1998 AIME Problems/Problem 4


Nine tiles are numbered $1, 2, 3, \cdots, 9,$ respectively. Each of three players randomly selects and keeps three of the tiles, and sums those three values. The probability that all three players obtain an odd sum is $m/n,$ where $m$ and $n$ are relatively prime positive integers. Find $m+n.$


In order for a player to have an odd sum, he must have an odd number of odd tiles: that is, he can either have three odd tiles, or two even tiles and an odd tile. Thus, since there are $5$ odd tiles and $4$ even tiles, the only possibility is that one player gets $3$ odd tiles and the other two players get $2$ even tiles and $1$ odd tile. We count the number of ways this can happen. (We will count assuming that it matters in what order the people pick the tiles; the final answer is the same if we assume the opposite, that order doesn't matter.)

$\dbinom{5}{3} = 10$ choices for the tiles that he gets. The other two odd tiles can be distributed to the other two players in $2$ ways, and the even tiles can be distributed between them in $\dbinom{4}{2} \cdot \dbinom{2}{2} = 6$ ways. This gives us a total of $10 \cdot 2 \cdot 6 = 120$ possibilities in which all three people get odd sums.

In order to calculate the probability, we need to know the total number of possible distributions for the tiles. The first player needs three tiles which we can give him in $\dbinom{9}{3} = 84$ ways, and the second player needs three of the remaining six, which we can give him in $\dbinom{6}{3} = 20$ ways. Finally, the third player will simply take the remaining tiles in $1$ way. So, there are $\dbinom{9}{3} \cdot \dbinom{6}{3} \cdot 1 = 84 \cdot 20 = 1680$ ways total to distribute the tiles.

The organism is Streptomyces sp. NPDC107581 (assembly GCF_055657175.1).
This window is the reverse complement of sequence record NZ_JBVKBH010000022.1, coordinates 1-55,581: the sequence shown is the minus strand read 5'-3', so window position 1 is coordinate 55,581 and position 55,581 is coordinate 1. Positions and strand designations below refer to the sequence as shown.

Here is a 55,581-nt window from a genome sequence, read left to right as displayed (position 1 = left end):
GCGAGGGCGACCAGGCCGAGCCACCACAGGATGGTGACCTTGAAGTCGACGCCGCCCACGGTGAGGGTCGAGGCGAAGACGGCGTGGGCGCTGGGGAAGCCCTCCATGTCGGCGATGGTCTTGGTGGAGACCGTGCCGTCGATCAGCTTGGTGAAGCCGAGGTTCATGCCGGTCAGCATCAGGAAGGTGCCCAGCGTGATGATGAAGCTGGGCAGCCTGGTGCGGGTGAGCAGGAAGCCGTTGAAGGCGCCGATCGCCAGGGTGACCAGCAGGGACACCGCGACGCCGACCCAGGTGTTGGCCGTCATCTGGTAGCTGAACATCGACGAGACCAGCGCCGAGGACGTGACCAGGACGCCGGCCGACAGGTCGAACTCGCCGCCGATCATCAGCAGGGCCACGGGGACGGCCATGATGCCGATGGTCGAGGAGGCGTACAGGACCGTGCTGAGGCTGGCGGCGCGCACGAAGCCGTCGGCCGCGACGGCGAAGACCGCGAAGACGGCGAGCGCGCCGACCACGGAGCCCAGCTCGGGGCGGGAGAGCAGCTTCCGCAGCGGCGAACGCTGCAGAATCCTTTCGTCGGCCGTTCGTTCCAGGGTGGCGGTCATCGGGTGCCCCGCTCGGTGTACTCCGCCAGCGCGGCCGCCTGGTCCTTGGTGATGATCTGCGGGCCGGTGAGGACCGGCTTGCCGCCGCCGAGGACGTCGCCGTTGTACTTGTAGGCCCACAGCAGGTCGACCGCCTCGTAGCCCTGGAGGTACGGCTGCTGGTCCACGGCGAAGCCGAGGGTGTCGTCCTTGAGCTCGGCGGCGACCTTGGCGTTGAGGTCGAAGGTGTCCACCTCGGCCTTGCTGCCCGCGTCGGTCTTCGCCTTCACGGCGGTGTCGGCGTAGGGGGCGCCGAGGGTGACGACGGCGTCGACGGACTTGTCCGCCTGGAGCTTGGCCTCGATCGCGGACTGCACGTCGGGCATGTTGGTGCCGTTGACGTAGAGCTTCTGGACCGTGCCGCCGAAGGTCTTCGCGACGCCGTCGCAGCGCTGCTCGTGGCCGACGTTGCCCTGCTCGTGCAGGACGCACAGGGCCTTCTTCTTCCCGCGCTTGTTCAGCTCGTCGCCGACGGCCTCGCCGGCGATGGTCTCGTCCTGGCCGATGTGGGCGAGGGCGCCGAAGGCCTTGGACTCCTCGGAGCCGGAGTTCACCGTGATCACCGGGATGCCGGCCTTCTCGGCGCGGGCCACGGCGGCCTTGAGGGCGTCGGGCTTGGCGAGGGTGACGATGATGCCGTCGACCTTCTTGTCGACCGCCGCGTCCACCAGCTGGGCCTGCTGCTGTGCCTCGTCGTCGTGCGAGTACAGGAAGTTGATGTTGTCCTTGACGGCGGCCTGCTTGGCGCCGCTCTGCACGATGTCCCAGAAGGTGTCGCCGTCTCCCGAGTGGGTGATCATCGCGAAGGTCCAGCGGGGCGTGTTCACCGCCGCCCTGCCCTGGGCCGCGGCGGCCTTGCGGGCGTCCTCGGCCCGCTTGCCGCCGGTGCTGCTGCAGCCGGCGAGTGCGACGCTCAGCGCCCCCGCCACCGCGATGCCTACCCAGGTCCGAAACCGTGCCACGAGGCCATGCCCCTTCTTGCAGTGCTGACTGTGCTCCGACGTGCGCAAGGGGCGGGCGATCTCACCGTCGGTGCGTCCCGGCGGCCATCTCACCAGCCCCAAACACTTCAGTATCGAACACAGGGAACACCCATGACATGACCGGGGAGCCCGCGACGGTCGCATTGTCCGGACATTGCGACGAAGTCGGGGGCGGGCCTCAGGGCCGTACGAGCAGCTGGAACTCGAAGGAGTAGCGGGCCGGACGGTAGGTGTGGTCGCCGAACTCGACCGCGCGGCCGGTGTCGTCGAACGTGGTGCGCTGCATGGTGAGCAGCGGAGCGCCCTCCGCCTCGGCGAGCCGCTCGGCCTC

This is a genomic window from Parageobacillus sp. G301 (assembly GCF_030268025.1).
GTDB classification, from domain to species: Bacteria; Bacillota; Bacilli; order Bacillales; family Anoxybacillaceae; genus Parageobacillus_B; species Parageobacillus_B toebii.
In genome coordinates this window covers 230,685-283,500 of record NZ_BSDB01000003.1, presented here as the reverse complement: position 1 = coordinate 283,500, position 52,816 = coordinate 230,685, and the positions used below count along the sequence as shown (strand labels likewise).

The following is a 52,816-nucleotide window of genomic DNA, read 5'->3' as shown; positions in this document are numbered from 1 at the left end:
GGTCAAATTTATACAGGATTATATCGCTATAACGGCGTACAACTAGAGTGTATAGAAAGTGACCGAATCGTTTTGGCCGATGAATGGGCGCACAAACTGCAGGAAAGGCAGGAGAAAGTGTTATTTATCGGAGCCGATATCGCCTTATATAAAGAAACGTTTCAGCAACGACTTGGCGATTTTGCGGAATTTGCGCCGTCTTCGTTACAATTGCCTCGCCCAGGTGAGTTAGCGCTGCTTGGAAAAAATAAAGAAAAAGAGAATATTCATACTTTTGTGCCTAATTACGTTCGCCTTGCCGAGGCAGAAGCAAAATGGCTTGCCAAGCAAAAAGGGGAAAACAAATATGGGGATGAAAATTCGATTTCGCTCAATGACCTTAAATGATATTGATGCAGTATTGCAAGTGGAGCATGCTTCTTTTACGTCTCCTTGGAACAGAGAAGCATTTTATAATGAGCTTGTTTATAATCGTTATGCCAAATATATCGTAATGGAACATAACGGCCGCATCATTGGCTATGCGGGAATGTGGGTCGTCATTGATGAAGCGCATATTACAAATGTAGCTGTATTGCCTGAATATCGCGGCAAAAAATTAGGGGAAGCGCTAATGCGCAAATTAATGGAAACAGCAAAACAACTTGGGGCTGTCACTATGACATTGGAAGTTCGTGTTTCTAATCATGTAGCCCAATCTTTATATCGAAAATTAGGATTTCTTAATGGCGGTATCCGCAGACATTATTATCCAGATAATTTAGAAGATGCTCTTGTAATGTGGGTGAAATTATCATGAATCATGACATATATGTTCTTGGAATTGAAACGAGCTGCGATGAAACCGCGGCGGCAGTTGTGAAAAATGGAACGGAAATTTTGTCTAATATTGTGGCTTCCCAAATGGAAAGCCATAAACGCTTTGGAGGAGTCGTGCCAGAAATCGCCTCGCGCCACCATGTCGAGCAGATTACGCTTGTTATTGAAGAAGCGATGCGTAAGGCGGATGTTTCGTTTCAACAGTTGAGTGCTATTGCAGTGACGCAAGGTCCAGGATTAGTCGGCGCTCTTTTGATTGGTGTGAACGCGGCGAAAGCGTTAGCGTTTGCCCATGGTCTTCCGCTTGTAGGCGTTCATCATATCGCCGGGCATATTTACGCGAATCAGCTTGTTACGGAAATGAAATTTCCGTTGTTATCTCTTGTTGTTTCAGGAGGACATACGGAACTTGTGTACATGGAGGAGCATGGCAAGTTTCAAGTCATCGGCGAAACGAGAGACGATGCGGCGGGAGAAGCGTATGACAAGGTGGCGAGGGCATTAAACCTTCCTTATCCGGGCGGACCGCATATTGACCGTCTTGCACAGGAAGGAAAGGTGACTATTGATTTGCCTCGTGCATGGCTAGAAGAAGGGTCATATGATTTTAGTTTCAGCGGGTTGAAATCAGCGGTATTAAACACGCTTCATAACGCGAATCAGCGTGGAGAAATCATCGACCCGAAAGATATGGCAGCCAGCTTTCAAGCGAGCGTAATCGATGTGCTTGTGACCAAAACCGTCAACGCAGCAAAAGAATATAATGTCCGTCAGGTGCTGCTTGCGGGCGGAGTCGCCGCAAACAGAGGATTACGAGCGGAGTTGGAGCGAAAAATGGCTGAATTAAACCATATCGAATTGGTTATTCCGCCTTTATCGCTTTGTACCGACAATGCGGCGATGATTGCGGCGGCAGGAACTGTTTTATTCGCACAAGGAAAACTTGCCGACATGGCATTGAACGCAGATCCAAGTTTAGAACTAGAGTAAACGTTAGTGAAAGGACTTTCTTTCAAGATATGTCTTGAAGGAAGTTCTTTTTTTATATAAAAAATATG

We must multiply the probability by 3, since any of the 3 players can have the 3 odd tiles.Thus, the total probability is $\frac{360}{1680} = \frac{3}{14},$ so the answer is $3 + 14 = \boxed{017}$.

Solution 2

Let $O$ stand for an odd number and $E$ an even. Therefore, one person must pick $OOO$, the other person must pick $OEE$ and the last person must pick $OEE$. Since any permutation of the order of who is picking or change in the order of the even numbers (e.g. $EOE$ instead of $OEE$) doesn't change the probability, we just need to multiply the probability of one case by $\binom{3}{2}^3 = 27$ as there are 27 such cases (by cases I mean ordered triples of ordered multisets $A, B, C$ such that one of them has 3 $O$'s and the other two have two $E$'s and an $O$ in them, respectively.) . Let's do the case $OOO$, $OEE$, $OEE$. $\frac{5}{9} \times \frac{4}{8} \times \frac{3}{7} \times \frac{2}{6} \times \frac{4}{5} \times \frac{3}{4} \times \frac{1}{3} \times \frac{2}{2} \times \frac{1}{1} = \frac{1}{126}$. We now multiply by 27 to get $\frac{3}{14} \implies m + n = \boxed{17}$ - whatRthose

See also

1998 AIME (ProblemsAnswer KeyResources)
Preceded by
Problem 3
Followed by
Problem 5
1 2 3 4 5 6 7 8 9 10 11 12 13 14 15
All AIME Problems and Solutions

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